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Business News/ Money / Personal Finance/  How is inherited property to be declared in ITR?
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How is inherited property to be declared in ITR?

As per provisions of Section 56(2) of the Income Tax Act, 1961, in case a person receives any immovable property without consideration having the stamp duty value of more than ₹50,000, then the same shall be chargeable to income tax as income from other sources

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I have received two houses as a gift from my grandmother but I forgot to mention the gift in the ITR of 2017. What shall be the consequences if I ever sell those houses?

- Name withheld 

As per provisions of Section 56(2) of the Income Tax Act, 1961, (Act), in case a person receives any immovable property without consideration having the stamp duty value of more than 50,000, then the same shall be chargeable to income tax as income from other sources. However, in case such immovable property is received from a specified relative (grandparents are included under the definition of relative), then gift of such property is not taxable in the hands of the recipient.

In the instant case, we understand that you have received two residential houses (situated in India) as gift from your grandmother in 2017. Since, for the purpose of section 56(2) of the Act, your grandmother falls under the definition of specified relatives, thus no taxability will arise in your hands and hence no income (including exempt income) was required to be offered to tax / reported in the tax return form, vis-a- vis the gift transaction.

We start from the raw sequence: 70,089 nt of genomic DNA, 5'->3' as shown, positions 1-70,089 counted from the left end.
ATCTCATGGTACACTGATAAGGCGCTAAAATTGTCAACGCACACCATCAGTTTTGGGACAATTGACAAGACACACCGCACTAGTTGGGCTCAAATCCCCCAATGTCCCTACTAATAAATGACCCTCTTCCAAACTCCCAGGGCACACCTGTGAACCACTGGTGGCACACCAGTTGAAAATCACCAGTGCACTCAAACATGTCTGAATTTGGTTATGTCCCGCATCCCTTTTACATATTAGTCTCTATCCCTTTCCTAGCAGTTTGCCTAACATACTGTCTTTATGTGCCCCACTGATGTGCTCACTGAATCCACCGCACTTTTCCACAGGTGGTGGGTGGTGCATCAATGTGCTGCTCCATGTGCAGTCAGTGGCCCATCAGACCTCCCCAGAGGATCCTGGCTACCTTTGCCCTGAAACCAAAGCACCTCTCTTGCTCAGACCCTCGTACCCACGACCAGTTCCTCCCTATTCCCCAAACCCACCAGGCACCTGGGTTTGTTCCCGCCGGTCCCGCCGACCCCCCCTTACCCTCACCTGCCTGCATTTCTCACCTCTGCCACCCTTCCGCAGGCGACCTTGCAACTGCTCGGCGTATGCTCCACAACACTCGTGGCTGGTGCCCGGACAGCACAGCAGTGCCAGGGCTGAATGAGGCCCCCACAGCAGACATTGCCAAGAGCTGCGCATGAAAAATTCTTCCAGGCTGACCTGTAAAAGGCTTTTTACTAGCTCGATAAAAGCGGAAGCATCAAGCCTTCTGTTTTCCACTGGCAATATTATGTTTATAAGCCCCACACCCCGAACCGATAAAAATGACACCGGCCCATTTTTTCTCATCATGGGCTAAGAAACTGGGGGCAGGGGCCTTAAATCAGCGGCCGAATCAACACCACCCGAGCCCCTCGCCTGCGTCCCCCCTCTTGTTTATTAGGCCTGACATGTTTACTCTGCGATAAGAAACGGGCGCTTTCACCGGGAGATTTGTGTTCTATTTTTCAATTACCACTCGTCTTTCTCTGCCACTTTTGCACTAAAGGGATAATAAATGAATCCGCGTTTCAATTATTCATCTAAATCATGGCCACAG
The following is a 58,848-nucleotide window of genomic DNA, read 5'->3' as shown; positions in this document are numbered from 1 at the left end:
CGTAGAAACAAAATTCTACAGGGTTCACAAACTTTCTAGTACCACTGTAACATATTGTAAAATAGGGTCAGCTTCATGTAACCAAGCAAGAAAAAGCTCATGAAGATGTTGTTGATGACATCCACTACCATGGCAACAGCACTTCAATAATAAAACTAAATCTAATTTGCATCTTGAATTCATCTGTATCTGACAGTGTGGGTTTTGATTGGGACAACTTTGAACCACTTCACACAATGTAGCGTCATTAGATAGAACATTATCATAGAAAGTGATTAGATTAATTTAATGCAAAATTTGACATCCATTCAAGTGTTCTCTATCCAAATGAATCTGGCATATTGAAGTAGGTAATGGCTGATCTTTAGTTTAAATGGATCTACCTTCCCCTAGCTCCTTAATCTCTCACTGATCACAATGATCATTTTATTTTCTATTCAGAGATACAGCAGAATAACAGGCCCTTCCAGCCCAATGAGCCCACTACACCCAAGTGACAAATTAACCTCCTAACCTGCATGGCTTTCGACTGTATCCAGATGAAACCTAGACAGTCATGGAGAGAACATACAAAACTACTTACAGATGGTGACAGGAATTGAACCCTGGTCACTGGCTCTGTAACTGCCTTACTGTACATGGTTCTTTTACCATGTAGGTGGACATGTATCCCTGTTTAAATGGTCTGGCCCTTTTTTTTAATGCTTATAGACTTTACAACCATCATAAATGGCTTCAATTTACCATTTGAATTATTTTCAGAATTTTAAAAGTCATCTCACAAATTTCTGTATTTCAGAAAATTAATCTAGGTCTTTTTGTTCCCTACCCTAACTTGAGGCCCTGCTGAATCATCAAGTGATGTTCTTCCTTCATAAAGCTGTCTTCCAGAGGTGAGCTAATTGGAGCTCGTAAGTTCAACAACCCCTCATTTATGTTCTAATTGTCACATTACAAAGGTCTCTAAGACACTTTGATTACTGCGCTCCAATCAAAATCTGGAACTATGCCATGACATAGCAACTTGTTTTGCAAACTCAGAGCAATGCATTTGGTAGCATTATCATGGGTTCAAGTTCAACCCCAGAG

However, considering that you received two houses, there would be implications with respect to reporting of taxable income from house property, depending upon the exact facts of your case such as number of houses owned, whether self- occupied or let out et, which will need to be separately evaluated. Please note that there could be interest and penal consequences in case of mis/ under- reporting of such taxable income.

Further, the details of the house properties are also required to be reported in the Schedule AL in case your total taxable income exceeded 50 lakh for respective applicable financial years.

At the time of sale of the houses, in case of a scrutiny, the Tax Authorities may ask for documentary evidence, to substantiate the receipt of the property as gift from the defined relative, cost of acquisition, period of holding, past disclosures in the tax return forms etc. Further, in relation to the period of holding upon sale of assets, it is to be noted the period for which the previous owner (your grandmother) held these shares, will also be considered to calculate the total period of holding for classifying the asset as short-term / long-term capital asset. Also, the cost of acquisition of such houses in your hands will be the cost for which your grandmother acquired it. Further, as per the provisions of the Act, in case the LTCA was acquired by your grandmother before 1st April 2001, the cost of acquisition shall be the actual cost of the property or Fair Market Value (‘FMV’) as on 01.04.2001 (not exceeding stamp duty value of the property).

Parizad Sirwalla is partner and head, global mobility services, tax, KPMG in India. If you have any personal finance queries, write to mintmoney@livemint.com to get them answered by experts.

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Published: 10 Oct 2022, 08:11 PM IST
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